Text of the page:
Taking advantage of the aforementioned CFZ’s unique fluorescence properties, we studied the accumulation of the un-protonated free base and protonated hydrochloride salt form of the drug in macrophages. Incubation of macrophages with CFZ in vitro revealed vesicular staining pattern consistent with CFZ free base (peak excitation: 540–560 nm, peak emission: 560–600 nm) as well as CFZ-H+Cl (peak excitation: 560–600 nm, peak emission: 650–690 nm)11. Both fluorescent forms were visible in CFZ-treated cells and absent in untreated, control cells (Fig. 4a and see Supplementary Fig. S2). Based on the observed little overlap of their orthogonal fluorescence signals, CFZ-H+Cl did not co-localize with free base CFZ (Pearson’s Colocalization Coefficient - PCC between green and far-red fluorescence = 0.30 ± 0.29) (see Supplementary Fig. S3). In addition, when cells were co-incubated with both CFZ and Lysotracker Blue (LB), LB fluorescence signal (excitation: 373 nm, emission: 422 nm) was inhibited in the cytoplasm and displaced38 to the nucleus (based on the observed nuclear staining), whereas the punctate green and far-red fluorescence of CFZ were clearly visible in the cytoplasm of these cells (Fig. 4c, and see Supplementary Figs S2 and S3). As a control experiment, we measured the lysosomal pH of macrophages following phagocytosis of CLDIs in macrophage-derived RAW264.7 cells as well as in peritoneal macrophages of 8-week CFZ-fed mice (Fig. 4d). In both cases, the lysosomal pH was not physiologically affected by the presence of the CFZ, as reflected by <0.1 pH unit difference between the drug-free and drug-containing peritoneal macrophages and RAW264.7 cells. Thus, CFZ uptake in macrophage lysosomes does not perturb physiological lysosomal pH homeostasis, which is required for various lysosomal functions, such as lysosomal trafficking and degradation of intrinsic and extrinsic materials within the lysosome by various pH-dependent hydrolytic lysosomal enzymes, which are essential for overall cellular homeostasis and viability39. Moreover, because the fluorescence signals of Lysotracker® probes are pH-independent40, we interpret this to mean that intralysosomal CFZ accumulation interferes with Lysotracker probe accumulation through a mechanism that is independent of changes in lysosomal pH.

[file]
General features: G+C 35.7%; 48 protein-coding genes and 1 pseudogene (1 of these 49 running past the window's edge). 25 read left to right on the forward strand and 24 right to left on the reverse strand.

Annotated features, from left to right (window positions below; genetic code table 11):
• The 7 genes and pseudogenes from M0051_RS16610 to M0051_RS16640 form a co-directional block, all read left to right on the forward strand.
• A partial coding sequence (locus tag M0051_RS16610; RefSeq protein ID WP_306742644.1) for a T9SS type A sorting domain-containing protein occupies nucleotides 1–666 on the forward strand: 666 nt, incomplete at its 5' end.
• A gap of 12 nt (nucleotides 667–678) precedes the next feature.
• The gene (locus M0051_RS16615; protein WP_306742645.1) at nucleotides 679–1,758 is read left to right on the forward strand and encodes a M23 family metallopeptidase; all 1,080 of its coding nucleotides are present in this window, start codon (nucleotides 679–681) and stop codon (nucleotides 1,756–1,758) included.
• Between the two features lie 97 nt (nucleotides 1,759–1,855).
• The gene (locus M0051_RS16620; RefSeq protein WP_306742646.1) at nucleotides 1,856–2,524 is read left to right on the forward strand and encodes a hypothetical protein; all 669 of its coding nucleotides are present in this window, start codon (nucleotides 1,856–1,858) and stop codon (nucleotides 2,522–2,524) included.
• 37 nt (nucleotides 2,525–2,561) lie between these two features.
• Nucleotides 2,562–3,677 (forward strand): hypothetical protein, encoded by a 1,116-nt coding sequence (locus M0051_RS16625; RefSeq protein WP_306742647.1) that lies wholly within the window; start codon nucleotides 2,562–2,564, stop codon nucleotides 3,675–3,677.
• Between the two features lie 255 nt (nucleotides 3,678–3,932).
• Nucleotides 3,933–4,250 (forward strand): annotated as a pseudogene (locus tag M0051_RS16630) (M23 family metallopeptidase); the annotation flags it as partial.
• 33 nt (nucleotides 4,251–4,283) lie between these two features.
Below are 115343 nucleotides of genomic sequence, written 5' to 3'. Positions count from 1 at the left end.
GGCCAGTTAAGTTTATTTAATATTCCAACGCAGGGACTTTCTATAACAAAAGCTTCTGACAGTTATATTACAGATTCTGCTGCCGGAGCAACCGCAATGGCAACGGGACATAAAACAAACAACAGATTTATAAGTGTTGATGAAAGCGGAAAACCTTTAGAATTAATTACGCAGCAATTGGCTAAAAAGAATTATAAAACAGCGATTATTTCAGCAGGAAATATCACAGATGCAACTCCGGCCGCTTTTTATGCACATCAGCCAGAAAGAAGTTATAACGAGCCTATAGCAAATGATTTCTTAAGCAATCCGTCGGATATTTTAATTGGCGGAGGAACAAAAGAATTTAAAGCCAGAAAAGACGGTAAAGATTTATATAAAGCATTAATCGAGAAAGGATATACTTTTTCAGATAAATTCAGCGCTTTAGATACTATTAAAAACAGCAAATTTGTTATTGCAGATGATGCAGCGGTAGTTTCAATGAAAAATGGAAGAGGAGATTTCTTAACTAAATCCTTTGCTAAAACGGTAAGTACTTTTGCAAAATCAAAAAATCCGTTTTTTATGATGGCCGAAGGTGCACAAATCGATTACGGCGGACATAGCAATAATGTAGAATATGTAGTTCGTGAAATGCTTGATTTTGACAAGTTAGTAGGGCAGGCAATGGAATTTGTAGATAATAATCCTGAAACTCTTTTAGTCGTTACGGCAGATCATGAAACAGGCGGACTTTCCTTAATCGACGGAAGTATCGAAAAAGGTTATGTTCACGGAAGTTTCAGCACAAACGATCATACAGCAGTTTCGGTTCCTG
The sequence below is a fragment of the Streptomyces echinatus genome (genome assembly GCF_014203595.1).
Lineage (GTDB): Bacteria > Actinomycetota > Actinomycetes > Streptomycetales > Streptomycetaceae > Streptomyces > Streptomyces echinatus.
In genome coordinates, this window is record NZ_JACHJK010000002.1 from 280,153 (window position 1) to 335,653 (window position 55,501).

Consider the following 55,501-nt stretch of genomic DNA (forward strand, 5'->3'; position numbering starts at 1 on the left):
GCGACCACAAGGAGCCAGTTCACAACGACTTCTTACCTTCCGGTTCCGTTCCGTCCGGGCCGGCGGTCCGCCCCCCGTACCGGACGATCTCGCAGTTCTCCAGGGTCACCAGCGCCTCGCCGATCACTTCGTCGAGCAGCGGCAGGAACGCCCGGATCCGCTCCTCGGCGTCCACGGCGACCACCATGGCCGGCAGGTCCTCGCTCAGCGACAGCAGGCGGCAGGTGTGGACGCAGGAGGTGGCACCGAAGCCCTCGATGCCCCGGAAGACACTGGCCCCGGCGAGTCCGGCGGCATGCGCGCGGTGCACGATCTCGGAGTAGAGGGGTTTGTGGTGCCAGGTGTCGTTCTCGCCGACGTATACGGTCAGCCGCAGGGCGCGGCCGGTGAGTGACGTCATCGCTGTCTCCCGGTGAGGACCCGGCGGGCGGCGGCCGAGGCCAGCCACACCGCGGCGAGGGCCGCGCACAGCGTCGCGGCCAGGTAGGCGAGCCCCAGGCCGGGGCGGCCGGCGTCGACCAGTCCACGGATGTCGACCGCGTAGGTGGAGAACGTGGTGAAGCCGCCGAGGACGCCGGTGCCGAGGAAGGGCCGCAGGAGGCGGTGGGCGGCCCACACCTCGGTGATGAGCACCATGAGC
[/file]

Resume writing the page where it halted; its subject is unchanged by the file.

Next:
Figure 4
figure 4

Evidence of lysosomal accumulation of CFZ via fluorescence staining patterns in RAW264.7 cells. (a) Epifluorescence microscopy of RAW264.7 cells (40X magnification) zoomed in (zoom factor of 2.5) when incubated with (a) CFZ (10 μM), (b) Lysotracker Blue (LB, 1 μM), and (c) CFZ (10 μM) and LB (1 μM) together at t = 24 hours. Green fluorescence spots indicative of CFZ are also further annotated using white arrows for cross-referencing with other images. Note the lack of any far-red fluorescence positive signal in the direction pointed by the arrows. Vesicular staining pattern of LB visible as blue punctate spots in (b) are absent in (c), while nuclear staining becomes visible due to LB displacement from the lysosome to the nucleus because of CFZ accumulation in the lysosome. Cell boundaries are shown in white in the digitally zoomed panels. (d) Lysosomal pH measurements of RAW26.7 cells in the presence and absence of CLDIs, and peritoneal macrophages of control versus 8-week CFZ-fed mice. Data are mean ± S.D. of 29–181 measurements; *p = 0.026; analyzed by unpaired two-tailed Student t-test.

The building block’s self-assembly mechanism is biocompatible with the lysosome

To identify the candidate mechanism driving CFZ-H+Cl accumulation and stabilization in lysosomes, we used a well-established systems-based mathematical model of lysosomal ion regulation. We first performed a simultaneous variation of the number of active V-ATPase and chloride channels per lysosome (resulting in 0 to 100% inhibition of both parameters from their respective baseline physiological input values of 300 and 5000) in the presence and absence of dose-dependent lysosomal CFZ-H+Cl accumulation (0 to 0.01 picomoles/cell/day), as measured in vitro4,29. The simulation results indicated that CFZ-H+Cl accumulates at the measured rate of 0.01 picomoles/cell/day exerting a negligible effect on lysosomal pH, Cl, and membrane potential from respective physiological baseline readout values (4.53 pH units, 224.6 mM, and 0.79 mV). Only a significant (≥97%) reduction in the total V-ATPase amount per lysosome led to changes in these values (Fig. 5a). Consistent with this, <97% V-ATPase inhibition per lysosome was required for the physiological accommodation of lysosomal CFZ-H+Cl accumulating at 0.01 picomoles/cell/day (Fig. 5b). However, unlike the number of V-ATPase, the number of chloride channel molecules per lysosome did not show any effect on the physiological CFZ-H+Cl accumulation unless this chloride current was completely absent (Fig. 5b).